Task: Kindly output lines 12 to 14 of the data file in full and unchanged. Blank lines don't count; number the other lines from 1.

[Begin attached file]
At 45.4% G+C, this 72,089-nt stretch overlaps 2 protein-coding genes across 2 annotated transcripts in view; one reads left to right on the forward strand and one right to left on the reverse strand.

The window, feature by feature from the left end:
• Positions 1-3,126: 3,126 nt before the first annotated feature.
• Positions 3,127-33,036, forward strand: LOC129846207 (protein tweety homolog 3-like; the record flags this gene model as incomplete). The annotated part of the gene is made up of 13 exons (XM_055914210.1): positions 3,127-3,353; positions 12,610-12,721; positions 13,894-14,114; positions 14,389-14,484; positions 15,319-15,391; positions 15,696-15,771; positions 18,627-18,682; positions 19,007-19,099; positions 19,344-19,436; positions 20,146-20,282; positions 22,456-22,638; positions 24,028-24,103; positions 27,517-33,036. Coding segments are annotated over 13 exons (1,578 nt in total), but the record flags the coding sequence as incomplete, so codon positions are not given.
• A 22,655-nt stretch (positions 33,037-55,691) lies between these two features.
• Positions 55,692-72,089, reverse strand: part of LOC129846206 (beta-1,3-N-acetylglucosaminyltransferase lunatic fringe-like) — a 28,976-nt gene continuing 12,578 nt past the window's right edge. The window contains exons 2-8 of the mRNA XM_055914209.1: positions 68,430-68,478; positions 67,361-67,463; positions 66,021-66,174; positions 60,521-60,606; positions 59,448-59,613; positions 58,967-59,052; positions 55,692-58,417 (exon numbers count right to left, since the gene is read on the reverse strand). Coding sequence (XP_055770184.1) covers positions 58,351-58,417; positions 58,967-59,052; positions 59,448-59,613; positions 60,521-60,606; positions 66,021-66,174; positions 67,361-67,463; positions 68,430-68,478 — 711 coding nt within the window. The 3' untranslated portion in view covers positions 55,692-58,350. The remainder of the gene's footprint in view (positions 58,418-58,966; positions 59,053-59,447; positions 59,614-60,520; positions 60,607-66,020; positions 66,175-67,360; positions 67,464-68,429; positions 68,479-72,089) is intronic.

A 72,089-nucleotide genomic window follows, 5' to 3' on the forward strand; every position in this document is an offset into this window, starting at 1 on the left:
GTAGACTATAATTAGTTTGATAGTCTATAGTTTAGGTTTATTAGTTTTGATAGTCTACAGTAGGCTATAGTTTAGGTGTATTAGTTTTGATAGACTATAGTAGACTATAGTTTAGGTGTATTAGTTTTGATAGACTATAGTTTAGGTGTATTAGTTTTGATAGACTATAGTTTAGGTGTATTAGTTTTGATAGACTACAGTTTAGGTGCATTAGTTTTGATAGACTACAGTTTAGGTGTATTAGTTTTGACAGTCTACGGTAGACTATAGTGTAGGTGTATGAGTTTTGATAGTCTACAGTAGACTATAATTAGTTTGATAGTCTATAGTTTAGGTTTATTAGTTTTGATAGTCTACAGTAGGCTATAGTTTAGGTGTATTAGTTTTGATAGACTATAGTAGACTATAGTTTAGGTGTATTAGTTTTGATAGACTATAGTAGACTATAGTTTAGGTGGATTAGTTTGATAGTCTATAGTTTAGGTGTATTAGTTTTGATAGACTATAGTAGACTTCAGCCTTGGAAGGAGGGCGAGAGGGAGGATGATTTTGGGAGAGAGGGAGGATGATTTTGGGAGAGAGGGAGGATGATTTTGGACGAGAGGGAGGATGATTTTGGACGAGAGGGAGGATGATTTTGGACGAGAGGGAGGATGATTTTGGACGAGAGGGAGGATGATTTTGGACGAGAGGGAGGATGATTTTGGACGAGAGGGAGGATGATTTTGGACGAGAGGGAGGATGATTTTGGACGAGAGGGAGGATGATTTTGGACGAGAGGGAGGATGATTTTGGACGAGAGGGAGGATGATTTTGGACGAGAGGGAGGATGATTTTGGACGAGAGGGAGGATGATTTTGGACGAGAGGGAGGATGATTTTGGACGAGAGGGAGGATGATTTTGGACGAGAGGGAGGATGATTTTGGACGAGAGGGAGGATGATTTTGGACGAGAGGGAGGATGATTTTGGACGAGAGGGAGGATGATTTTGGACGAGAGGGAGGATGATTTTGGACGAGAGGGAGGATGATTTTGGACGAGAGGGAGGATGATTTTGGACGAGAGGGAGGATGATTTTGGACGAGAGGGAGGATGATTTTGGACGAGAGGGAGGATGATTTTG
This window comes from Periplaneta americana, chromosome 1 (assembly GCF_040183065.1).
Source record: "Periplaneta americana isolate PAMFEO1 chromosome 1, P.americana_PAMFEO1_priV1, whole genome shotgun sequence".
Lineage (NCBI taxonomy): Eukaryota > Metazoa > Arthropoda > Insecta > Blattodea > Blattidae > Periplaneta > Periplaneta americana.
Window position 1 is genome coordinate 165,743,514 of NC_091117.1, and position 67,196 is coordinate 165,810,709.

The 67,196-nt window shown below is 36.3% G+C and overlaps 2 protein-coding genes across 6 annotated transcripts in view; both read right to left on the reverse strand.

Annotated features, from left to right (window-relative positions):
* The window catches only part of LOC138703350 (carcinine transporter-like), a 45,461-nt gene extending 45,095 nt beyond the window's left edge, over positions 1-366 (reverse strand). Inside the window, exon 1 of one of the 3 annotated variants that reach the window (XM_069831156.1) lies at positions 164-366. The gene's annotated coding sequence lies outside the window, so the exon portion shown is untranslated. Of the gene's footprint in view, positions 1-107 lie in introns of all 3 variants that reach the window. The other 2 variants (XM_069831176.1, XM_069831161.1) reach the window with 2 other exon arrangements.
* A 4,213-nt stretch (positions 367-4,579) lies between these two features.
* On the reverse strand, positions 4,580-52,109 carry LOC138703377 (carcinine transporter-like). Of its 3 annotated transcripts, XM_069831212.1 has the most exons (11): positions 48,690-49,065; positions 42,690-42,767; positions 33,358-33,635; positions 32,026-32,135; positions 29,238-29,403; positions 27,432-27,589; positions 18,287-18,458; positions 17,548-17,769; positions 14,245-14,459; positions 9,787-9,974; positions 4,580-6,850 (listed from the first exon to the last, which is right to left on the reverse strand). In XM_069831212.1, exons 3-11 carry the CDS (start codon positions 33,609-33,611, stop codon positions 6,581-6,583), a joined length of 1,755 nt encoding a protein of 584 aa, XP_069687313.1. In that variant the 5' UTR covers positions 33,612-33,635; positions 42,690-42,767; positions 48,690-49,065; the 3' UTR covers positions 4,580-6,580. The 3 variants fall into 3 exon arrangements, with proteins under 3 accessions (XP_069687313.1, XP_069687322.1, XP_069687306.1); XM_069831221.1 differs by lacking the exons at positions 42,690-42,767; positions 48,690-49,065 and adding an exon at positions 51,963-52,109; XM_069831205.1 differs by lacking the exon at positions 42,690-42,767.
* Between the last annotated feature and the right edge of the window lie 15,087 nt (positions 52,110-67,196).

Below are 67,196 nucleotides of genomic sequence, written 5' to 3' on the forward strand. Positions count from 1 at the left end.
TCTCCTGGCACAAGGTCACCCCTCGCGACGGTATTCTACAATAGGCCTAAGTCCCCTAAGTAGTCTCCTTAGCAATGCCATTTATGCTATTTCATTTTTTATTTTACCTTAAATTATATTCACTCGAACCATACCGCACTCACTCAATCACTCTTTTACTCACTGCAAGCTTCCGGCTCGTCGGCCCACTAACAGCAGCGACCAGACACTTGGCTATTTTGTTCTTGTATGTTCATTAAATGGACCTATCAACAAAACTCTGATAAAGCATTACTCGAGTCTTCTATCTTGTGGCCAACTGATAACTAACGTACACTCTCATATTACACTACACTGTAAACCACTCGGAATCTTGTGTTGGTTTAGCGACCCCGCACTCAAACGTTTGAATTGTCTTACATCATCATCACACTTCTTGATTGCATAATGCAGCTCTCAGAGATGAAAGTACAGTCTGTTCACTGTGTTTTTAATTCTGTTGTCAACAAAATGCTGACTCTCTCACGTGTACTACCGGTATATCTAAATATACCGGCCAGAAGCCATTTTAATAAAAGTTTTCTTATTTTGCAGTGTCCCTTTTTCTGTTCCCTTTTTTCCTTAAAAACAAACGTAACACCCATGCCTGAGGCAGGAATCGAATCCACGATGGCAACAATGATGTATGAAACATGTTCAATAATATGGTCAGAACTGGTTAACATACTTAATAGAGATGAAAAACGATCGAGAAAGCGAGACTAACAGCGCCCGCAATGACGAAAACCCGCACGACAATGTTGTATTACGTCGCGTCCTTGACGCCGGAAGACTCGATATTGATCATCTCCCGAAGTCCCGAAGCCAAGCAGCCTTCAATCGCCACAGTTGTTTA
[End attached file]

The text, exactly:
Window position 1 is genome coordinate 165,743,514 of NC_091117.1, and position 67,196 is coordinate 165,810,709.

The 67,196-nt window shown below is 36.3% G+C and overlaps 2 protein-coding genes across 6 annotated transcripts in view; both read right to left on the reverse strand.

Annotated features, from left to right (window-relative positions):